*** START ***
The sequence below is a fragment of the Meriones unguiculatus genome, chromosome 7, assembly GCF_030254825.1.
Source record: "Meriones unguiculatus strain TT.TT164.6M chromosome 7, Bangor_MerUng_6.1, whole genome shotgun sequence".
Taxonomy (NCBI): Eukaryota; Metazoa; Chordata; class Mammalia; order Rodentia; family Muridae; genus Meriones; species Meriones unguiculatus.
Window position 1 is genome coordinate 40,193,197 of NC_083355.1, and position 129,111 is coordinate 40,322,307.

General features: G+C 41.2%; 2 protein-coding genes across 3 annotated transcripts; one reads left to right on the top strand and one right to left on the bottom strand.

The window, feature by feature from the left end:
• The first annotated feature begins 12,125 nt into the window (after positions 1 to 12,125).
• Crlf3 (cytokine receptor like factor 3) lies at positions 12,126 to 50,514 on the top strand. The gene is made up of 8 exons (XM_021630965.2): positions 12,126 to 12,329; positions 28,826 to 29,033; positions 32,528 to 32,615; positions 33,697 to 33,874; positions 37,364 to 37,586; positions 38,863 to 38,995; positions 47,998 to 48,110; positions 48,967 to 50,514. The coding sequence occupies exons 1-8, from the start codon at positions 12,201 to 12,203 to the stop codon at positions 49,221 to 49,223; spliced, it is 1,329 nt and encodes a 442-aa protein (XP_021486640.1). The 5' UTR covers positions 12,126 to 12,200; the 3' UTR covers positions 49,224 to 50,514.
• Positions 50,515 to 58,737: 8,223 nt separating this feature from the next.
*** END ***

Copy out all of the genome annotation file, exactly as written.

The sequence below is a fragment of the Meriones unguiculatus genome, chromosome 7, assembly GCF_030254825.1.
Source record: "Meriones unguiculatus strain TT.TT164.6M chromosome 7, Bangor_MerUng_6.1, whole genome shotgun sequence".
Taxonomy (NCBI): Eukaryota; Metazoa; Chordata; class Mammalia; order Rodentia; family Muridae; genus Meriones; species Meriones unguiculatus.
Window position 1 is genome coordinate 40,193,197 of NC_083355.1, and position 129,111 is coordinate 40,322,307.

General features: G+C 41.2%; 2 protein-coding genes across 3 annotated transcripts; one reads left to right on the top strand and one right to left on the bottom strand.

The window, feature by feature from the left end:
• The first annotated feature begins 12,125 nt into the window (after positions 1 to 12,125).
• Crlf3 (cytokine receptor like factor 3) lies at positions 12,126 to 50,514 on the top strand. The gene is made up of 8 exons (XM_021630965.2): positions 12,126 to 12,329; positions 28,826 to 29,033; positions 32,528 to 32,615; positions 33,697 to 33,874; positions 37,364 to 37,586; positions 38,863 to 38,995; positions 47,998 to 48,110; positions 48,967 to 50,514. The coding sequence occupies exons 1-8, from the start codon at positions 12,201 to 12,203 to the stop codon at positions 49,221 to 49,223; spliced, it is 1,329 nt and encodes a 442-aa protein (XP_021486640.1). The 5' UTR covers positions 12,126 to 12,200; the 3' UTR covers positions 49,224 to 50,514.
• Positions 50,515 to 58,737: 8,223 nt separating this feature from the next.